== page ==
The exterior of Robert A. Lee Recreation Center in the space near the pool where the new educational gardens will be.
Residents have the opportunity to offer suggestions for the design of an outdoor edible classroom at one of Iowa City’s busiest intersections. Iowa City Parks and Recreation and Backyard Abundance will host a community visioning event from 10 to 11:30 a.m. on Saturday, Feb. 6 at the Robert A. Lee Recreation Center Social Hall, 220 S. Gilbert Street. Participants will provide design ideas for maximizing the usefulness of the space on the south side of the building, adjacent to the pool.

The session is free and all interested community members are encouraged to attend. Specific invitations have been extended to local organizations that are expected to use the space, along with experts on local food, classroom design, natural playscapes, education and community artwork. Snacks will be provided and attendees will receive vouchers for a free plant at the Backyard Abundance plant sale that will take place on Saturday, April 30.

The classroom will provide long-term benefits to Iowa City residents. The educational space will offer individuals and organizations a place to teach people about the growth of sustainable local foods and will serve as a living laboratory to enhance existing environmental and science programs. Herbs and produce grown there will benefit public health by providing free, nutritious options for passersby and by giving them a chance to try new foods. Ecologically sound practices will be utilized so that the project helps rehabilitate our local ecosystems and mitigates the impacts of climate change associated with modern agricultural production. Permanent educational signs will be installed to increase public awareness of how these crops grow, appear and taste.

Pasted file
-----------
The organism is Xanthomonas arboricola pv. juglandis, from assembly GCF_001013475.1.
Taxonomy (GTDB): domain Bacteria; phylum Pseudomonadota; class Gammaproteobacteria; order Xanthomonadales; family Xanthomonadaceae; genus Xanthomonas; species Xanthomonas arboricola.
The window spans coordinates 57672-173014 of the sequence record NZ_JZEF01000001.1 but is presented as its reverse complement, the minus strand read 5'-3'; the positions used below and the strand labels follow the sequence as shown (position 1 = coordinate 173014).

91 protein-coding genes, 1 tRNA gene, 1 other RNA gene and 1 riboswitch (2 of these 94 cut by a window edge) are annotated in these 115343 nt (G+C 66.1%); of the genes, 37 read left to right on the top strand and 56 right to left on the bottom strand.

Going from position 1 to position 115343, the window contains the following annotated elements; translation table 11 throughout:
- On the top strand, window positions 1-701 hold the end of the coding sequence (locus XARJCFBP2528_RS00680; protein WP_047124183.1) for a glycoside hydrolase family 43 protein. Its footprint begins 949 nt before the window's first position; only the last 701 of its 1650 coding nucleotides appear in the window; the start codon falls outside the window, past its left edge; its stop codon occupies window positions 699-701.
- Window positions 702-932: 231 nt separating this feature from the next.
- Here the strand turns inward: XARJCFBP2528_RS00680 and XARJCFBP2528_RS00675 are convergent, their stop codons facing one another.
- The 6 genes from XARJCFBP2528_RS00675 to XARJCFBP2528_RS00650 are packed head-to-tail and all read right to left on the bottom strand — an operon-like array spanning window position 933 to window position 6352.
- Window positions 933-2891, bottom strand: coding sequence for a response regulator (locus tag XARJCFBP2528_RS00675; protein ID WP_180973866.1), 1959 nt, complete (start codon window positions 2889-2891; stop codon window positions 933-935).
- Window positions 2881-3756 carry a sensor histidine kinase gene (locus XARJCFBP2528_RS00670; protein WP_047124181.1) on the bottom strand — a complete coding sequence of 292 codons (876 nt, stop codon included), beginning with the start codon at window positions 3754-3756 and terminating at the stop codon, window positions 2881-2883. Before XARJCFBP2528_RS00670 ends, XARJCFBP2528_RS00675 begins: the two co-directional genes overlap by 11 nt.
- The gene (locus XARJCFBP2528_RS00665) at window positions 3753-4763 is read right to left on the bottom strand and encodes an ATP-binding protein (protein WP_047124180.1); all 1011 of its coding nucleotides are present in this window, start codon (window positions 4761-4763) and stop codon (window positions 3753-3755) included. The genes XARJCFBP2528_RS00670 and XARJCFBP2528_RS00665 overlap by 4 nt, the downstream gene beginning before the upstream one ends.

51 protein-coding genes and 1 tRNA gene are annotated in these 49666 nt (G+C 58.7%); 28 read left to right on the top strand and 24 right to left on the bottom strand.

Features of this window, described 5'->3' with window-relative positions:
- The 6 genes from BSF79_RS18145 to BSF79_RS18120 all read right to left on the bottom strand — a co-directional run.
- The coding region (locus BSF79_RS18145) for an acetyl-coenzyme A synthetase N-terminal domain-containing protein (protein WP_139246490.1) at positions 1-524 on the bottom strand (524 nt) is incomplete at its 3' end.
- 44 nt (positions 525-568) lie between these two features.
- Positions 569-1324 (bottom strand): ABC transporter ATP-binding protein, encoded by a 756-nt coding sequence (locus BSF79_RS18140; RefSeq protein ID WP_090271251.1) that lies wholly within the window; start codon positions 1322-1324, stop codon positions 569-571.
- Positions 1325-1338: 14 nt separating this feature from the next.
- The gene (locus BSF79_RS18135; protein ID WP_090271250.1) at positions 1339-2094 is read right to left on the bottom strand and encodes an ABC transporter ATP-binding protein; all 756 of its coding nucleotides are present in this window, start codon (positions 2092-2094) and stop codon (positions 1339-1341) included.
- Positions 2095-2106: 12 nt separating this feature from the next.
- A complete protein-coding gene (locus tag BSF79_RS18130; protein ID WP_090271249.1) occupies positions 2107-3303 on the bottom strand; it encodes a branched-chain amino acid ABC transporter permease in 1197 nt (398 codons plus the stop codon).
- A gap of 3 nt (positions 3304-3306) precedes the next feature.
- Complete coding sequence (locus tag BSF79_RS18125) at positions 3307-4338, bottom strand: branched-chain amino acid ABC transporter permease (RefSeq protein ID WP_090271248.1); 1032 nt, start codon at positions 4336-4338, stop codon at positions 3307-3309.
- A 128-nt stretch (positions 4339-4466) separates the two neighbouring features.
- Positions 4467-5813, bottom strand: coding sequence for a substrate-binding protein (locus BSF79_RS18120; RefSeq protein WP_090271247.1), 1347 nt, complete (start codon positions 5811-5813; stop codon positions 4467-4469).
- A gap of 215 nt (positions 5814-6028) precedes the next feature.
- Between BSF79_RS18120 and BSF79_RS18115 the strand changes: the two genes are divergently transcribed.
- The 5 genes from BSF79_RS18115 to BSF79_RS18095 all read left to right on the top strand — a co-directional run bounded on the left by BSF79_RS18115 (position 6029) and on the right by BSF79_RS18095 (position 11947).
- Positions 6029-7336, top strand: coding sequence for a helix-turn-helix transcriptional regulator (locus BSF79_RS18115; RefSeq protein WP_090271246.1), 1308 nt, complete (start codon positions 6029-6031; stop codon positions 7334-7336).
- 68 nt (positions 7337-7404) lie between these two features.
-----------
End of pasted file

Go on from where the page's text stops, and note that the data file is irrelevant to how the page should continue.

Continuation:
Funding for this project comes from a $24,000 Iowa Department of Agriculture and Land Stewardship Specialty Crop Block Grant awarded to Iowa City Parks and Recreation and Backyard Abundance. The grant program is meant to encourage growers to diversify their crops and to provide residents with locally grown fruits, nuts and vegetables.

After the classroom designs are established, the community can participate in follow-up learning events that establish the classroom and celebrate its creation.

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Date of publication

Thursday, February 04, 2016